Unlike other major presidential candidates in the past, Mr Trump doesn’t have any “brain trust” of former government officials and foreign policy thinkers working with him and who can brief foreign officials and journalists about what the next president plans to do vis-à-vis China and Russia or how he plans to defeat ISIS.
This foreign policy tabula rasa needs to be filled as soon as possible and this could certainly happen when Mr Trump announces his candidates to serve as secretaries of state, defence and Treasury. It would then finally be possible to get a real sense of where Mr Trump is planning to go when it comes to global affairs as these designated officials (who would probably be members of the foreign policy establishment) would have to respond to specific inquiries on issues ranging from trade deals to nuclear strategy.
You don’t have to be a political forecaster to make a few intelligent guesses that the Trans-Pacific Partnership (TPP) accord wouldn’t be approved or that the Federal Reserve wouldn’t raise interest rates before Mr Trump takes office in January.
But it would be a mistake to make predictions beyond that and envisage that Mr Trump would revoke all US trade agreements and refrain from concluding new ones, and that he is planning to wreck the entire international system and global economy. What he does want to do is to reassess the grand US geo-strategic and geo-economic commitments made at the height of America’s post-Cold War and post-9/11 Unipolar Moment and before the military fiasco in Iraq and the 2008 financial crisis.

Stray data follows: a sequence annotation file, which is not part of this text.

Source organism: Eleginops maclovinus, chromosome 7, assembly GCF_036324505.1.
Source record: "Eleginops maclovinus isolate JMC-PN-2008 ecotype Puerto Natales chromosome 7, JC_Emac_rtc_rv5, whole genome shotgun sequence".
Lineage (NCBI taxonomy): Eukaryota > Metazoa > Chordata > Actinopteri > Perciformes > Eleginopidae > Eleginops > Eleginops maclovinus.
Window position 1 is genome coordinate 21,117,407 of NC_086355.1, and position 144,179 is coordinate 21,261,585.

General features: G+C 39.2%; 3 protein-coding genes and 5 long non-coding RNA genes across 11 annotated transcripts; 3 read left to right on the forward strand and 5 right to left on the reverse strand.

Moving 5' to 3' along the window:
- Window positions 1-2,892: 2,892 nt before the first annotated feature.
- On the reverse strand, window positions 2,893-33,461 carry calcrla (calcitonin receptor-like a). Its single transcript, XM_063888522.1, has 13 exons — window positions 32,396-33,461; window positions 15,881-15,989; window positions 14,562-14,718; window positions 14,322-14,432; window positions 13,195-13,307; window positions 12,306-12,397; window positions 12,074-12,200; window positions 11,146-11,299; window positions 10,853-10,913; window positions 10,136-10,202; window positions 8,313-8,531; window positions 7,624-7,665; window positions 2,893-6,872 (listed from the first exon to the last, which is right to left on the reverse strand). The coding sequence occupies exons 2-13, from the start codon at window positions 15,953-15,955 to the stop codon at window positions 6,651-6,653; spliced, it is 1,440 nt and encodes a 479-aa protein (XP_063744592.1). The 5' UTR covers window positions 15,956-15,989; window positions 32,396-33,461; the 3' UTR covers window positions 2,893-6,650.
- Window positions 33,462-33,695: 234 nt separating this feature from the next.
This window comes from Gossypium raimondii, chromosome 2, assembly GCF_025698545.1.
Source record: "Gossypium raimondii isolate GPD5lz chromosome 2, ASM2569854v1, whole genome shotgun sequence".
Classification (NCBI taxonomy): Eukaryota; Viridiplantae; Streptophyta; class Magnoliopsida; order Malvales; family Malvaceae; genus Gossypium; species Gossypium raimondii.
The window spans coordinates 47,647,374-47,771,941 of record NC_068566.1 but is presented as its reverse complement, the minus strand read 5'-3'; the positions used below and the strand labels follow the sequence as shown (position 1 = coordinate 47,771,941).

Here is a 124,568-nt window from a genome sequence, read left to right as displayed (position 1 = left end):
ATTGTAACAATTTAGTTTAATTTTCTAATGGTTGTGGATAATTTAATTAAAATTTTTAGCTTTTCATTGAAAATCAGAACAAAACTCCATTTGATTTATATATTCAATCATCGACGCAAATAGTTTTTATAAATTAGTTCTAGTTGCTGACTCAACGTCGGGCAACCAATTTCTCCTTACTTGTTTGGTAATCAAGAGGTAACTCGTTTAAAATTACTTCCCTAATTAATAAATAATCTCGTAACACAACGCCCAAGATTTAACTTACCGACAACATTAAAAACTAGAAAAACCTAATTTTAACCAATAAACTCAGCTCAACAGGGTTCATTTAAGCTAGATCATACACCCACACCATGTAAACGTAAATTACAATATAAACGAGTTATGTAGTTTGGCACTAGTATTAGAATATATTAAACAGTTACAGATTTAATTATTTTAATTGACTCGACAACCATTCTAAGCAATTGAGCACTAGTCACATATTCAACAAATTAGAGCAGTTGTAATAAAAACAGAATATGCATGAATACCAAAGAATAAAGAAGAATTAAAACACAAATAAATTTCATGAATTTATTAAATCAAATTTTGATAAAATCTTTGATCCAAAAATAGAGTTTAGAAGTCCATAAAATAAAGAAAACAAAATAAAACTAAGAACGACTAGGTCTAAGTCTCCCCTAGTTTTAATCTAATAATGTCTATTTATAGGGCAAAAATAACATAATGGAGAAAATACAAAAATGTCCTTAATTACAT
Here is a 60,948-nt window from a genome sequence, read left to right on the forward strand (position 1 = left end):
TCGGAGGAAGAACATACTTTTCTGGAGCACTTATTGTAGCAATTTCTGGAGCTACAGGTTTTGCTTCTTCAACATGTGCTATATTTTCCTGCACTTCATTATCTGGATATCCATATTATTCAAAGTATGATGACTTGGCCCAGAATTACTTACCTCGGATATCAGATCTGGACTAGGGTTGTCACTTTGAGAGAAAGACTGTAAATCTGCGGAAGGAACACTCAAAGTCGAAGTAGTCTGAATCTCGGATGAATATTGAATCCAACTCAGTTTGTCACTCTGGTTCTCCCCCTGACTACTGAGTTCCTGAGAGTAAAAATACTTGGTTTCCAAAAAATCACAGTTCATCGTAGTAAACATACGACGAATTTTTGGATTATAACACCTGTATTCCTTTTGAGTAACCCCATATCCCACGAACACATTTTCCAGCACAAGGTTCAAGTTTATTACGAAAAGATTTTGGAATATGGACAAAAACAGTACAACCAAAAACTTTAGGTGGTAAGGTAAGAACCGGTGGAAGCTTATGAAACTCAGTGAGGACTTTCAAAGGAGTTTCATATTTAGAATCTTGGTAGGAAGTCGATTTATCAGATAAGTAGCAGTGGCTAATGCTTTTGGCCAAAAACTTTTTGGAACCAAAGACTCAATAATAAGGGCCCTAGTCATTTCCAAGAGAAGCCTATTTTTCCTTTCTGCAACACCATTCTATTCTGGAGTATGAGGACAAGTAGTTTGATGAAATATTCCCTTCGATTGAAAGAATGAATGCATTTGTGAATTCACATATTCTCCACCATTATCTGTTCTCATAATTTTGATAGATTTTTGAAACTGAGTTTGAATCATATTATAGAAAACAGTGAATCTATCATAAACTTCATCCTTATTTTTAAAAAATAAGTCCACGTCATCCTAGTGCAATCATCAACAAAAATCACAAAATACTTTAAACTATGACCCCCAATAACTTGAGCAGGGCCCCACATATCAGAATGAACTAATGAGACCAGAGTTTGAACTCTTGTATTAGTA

It’s also important to recognise that US presidents aren’t as powerful as many imagine them to be, and their ability to impose their domestic and foreign policy agendas is constrained not only by Congress but also by the so-called “permanent government” that includes the bureaucracy and numerous interest groups, like, for example, the representatives of Corporate America that are expected to challenge Mr Trump if his trade policies are seen as hurting businesses.
Moreover, at the end of the day, reality bites. Hence Mr Obama’s plans to improve relations with Russia (the so-called Restart) faced a major obstacle that he couldn’t have foreseen – a more aggressive Russian foreign policy, including the invasion of the Crimea. Unanticipated international crises are bound to similarly interfere with Mr Trump’s grand strategy – if and when he would adopt one.
Veteran Washington observers recall the international hysteria that followed the election of Republican Ronald Reagan as president in 1980. Officials in world capitals feared that the former Hollywood actor, who had been a staunch advocate of extreme right-wing foreign policy causes, would draw the United States into a nuclear war with the then Soviet Union. Instead, the new White House occupant ended up presiding over the end of the Cold War.
Amendment note :
The article has been amended to correct an earlier misstatement in the third paragraph from the bottom, that starts “It’s also important to recognise that US presidents….”